Flying with a pet is a hot topic lately, thanks to various incidents that have been all over the news. Some of the most memorable headlines in the past few years have even gone viral, giving the animals in question an instant dose of fame. There was the woman who caused a stir trying to board a flight with a fully grown peacock at Newark Airport, and a pig named Hobie who was ejected after boarding for defecating on the plane.
But behind all the bizarre headlines, there’s a lingering concern of how to safely travel on a plane with your pet. There are a number of possibilities for animal lovers and their companions to travel together, though the specifics tend to vary from airline to airline, and your destination will have a big impact on it, too. Here’s what you need to know before heading to the airport with Fido.
Check with the airline before booking
Many carriers, particularly on flights departing and arriving within the U.S. and its overseas territories, do allow you to bring animals onboard with you. Domesticated dogs and cats (and sometimes small birds) will be allowed on, though there is usually an extra fee attached, and there’s a limit on the total number of pets per flight. For example, American Airlines charges $125 per carry-on pet. Larger animals will typically need to be boarded with cargo underneath the plane.
Each airline has its own rules about the size, weight, and breed of animal you are permitted to travel with, as well as specific guidelines on how they are to be transported. Because of this, it’s best to check directly with your intended airline before booking the flight. Generally, they must be small enough to fit underneath your seat in a carrier that’s large enough for them to turn around in.
Certify your pet as an Emotional Support Animal
If taking your pet onboard with you is a medical requirement — for example, if you’ve been diagnosed with depression or anxiety — then you should consider getting it classified as an Emotional Support Animal (ESA). If this is the case, and the animal in question helps alleviate symptoms, then you can legitimately get your pet designated as your ESA. Keep in mind, this is not a quick fix or workaround and should only be used in genuine circumstances.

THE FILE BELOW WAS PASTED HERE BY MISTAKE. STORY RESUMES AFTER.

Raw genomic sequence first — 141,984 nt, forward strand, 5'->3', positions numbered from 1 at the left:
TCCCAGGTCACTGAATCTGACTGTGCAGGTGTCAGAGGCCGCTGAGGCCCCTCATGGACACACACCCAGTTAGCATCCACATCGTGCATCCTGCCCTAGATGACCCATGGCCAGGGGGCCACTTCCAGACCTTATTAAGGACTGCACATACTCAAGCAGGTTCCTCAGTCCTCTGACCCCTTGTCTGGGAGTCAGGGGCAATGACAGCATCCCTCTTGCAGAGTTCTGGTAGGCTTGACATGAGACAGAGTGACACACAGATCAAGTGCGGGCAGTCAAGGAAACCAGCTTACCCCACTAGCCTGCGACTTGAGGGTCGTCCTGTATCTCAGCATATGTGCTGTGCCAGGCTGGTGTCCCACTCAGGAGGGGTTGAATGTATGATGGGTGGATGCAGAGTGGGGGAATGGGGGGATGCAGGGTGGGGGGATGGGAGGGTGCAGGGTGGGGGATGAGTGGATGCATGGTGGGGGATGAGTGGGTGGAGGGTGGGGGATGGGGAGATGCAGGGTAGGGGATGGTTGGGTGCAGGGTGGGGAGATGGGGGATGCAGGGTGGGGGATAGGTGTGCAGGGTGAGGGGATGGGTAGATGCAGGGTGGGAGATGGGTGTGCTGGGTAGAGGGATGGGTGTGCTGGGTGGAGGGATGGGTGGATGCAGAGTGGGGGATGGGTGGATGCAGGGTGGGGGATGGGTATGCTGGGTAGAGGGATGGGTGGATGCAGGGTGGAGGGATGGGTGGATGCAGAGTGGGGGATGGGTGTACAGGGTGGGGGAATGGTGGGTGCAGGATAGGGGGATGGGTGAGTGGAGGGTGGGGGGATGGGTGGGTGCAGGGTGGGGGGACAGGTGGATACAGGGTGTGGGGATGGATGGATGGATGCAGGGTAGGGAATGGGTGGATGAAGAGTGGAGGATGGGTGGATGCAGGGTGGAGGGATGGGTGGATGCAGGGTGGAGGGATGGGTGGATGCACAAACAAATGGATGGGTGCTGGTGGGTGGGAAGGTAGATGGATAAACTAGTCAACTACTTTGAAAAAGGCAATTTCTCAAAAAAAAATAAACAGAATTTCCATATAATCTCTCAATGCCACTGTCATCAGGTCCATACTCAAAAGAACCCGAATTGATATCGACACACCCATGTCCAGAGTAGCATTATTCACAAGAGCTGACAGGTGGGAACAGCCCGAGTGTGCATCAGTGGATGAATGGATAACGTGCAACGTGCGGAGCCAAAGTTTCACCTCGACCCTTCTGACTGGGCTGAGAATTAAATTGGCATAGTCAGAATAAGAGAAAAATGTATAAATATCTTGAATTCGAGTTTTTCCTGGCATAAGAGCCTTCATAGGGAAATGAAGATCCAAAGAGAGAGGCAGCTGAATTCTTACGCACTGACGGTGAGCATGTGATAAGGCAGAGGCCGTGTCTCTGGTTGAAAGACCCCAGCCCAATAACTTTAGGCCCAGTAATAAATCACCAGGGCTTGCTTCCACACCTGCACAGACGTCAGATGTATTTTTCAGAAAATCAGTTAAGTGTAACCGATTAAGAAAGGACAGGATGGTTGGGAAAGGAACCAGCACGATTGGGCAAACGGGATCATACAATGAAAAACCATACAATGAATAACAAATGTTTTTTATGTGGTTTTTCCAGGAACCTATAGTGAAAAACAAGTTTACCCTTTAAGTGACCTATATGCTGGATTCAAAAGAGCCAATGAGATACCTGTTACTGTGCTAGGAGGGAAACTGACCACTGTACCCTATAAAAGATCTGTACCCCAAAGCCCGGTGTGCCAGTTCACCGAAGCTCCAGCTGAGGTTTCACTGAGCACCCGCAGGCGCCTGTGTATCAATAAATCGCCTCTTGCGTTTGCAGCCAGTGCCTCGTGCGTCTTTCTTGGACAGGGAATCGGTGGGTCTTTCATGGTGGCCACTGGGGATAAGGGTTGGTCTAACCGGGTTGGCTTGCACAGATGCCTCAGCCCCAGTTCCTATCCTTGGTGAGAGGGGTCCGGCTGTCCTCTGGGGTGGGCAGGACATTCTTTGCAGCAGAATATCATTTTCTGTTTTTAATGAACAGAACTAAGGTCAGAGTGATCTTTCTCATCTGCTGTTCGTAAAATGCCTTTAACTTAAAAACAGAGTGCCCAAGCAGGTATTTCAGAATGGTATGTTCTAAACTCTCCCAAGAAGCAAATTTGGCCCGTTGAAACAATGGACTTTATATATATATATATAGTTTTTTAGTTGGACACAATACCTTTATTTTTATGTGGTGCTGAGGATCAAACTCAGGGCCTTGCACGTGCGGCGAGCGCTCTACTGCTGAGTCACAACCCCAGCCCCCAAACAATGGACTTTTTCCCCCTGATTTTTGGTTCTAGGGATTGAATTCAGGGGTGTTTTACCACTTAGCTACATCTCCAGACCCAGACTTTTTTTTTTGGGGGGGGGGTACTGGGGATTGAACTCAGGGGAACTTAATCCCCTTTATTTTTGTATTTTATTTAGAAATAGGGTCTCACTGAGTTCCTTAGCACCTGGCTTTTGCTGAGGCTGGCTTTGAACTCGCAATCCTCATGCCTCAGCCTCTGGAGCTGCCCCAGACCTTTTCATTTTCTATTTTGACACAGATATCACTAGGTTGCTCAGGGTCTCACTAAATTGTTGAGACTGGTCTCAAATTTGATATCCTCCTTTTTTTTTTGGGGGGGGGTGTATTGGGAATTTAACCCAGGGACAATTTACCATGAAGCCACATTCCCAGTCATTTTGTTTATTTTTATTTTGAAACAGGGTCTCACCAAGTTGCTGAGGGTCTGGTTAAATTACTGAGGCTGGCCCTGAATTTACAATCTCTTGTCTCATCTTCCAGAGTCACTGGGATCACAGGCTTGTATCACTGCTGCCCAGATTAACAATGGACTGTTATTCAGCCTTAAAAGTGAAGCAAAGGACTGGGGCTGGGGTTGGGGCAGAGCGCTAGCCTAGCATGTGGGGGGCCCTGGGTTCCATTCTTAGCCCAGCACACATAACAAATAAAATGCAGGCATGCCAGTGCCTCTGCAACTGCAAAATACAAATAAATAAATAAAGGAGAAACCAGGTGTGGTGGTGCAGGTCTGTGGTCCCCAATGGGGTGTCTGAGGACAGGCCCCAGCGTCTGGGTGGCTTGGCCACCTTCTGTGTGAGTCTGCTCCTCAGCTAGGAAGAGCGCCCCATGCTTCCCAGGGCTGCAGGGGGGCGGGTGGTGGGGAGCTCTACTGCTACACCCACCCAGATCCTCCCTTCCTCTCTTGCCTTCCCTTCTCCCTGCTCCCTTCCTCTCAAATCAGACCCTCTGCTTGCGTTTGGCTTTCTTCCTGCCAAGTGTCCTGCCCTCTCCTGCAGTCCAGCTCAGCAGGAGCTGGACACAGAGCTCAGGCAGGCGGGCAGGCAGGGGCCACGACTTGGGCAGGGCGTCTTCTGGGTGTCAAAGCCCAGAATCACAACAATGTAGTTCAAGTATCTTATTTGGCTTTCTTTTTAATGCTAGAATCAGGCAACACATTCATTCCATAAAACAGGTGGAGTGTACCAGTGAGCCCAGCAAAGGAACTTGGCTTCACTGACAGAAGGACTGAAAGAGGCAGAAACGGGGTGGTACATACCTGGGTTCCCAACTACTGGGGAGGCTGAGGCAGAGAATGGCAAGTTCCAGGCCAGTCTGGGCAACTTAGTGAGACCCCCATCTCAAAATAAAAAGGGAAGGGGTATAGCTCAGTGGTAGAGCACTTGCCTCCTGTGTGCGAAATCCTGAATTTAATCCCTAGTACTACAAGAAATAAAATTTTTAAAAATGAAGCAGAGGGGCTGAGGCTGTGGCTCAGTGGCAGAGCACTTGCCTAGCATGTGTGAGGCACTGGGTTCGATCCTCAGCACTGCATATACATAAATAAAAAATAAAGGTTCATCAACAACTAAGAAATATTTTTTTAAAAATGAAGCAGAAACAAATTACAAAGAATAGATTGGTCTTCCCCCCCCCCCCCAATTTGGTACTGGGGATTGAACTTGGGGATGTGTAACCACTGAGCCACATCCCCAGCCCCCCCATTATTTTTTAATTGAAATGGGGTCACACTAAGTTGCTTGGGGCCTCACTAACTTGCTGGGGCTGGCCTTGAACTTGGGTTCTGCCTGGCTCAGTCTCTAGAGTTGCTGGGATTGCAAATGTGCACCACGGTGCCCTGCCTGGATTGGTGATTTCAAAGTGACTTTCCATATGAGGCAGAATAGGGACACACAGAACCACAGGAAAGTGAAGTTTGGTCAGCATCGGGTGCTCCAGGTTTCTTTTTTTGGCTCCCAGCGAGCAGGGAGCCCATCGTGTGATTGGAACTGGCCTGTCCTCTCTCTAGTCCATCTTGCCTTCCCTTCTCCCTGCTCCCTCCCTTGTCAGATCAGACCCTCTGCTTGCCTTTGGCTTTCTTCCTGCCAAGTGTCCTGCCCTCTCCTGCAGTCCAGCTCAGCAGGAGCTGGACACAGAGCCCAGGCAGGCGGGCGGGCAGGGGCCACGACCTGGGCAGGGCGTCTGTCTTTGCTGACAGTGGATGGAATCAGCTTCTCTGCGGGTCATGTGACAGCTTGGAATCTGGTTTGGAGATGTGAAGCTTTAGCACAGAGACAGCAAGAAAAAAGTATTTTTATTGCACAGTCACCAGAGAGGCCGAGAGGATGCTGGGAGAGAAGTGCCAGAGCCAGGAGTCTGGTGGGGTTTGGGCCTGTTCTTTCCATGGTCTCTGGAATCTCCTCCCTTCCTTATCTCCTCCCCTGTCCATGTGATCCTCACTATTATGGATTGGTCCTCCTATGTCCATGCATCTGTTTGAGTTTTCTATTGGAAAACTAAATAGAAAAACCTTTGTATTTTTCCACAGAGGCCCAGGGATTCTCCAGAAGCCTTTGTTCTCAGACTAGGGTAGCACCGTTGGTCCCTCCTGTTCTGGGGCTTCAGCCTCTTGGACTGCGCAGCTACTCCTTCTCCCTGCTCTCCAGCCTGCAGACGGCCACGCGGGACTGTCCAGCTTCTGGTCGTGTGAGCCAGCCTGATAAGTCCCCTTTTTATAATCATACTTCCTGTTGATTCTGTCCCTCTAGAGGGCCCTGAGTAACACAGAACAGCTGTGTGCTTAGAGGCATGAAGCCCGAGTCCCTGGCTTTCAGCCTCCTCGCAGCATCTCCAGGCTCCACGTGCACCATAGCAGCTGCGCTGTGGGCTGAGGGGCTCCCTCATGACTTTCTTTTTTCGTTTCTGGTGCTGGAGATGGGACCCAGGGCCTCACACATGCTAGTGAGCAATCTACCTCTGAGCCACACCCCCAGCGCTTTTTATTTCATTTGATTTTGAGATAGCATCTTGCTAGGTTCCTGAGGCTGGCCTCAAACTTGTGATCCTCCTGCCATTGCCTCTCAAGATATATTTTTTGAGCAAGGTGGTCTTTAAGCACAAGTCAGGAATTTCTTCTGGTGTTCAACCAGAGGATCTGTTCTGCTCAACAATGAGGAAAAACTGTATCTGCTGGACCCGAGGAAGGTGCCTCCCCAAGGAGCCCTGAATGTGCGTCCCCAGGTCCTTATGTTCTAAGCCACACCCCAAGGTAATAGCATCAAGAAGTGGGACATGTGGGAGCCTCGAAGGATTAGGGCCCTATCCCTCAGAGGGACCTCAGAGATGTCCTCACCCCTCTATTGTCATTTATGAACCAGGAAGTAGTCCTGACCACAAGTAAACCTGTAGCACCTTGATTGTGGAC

In order to have your pet certified as an ESA, you’ll need to get a letter from a mental health professional. This letter will need to detail your condition, testify to the fact that you are a patient under their care, include the name of your pet, and explain how the pet helps you. (See also: How to Make Your Pet an Official Emotional Support Animal)
Several sites allow you to purchase these kinds of letters online for a fee, with very little process and without ever meeting a medical professional, but many of these services are not legitimate and the letter they provide will not be deemed valid.
Once you have secured this letter, you’re good to go and need to carry it with you to show to the airline crew before boarding. Letters are valid for a year, so they need to be dated when they are issued.
Head to the airport early
The most important step to take when flying with a pet is to contact the airline well in advance to inform them of your plans. This applies whether it’s an ESA or not, so you can avoid any nasty surprises that may prevent you from being able to catch your flight.
On the day of travel, you should arrive early to the airport to allow yourself time to sort out any issues that may arise. Your airline may want to check paperwork; examine, weigh, and measure the pet; or check that the crate or carry case meets their specifications. Animal spots on planes are also often provided on a first come first serve basis, and while it’s unlikely that there will be several other pets onboard, it’s not worth taking the risk. (See also: 23 Tips for Traveling With Pets)
What you need to know about pets flying with cargo
Flying in the cargo hold is the obvious alternative to let you fly with your pet, but it’s one that many people try to avoid. It can be stressful for the dogs, and there have been numerous incidences of animals being lost, injured due to turbulence, or dying due to extreme temperature fluctuations. However, many planes that carry pets keep their luggage compartment pressurized and climate-controlled, as a way to keep pets in the cargo hold more comfortable.
It’s also not free, and the fee attached might be more than the fee to take the pet onboard with you. For larger dogs, you may have no other choice than to put them in the cargo hold. But for smaller pets, it’s a good idea to check fees before you decide which way to take your pet.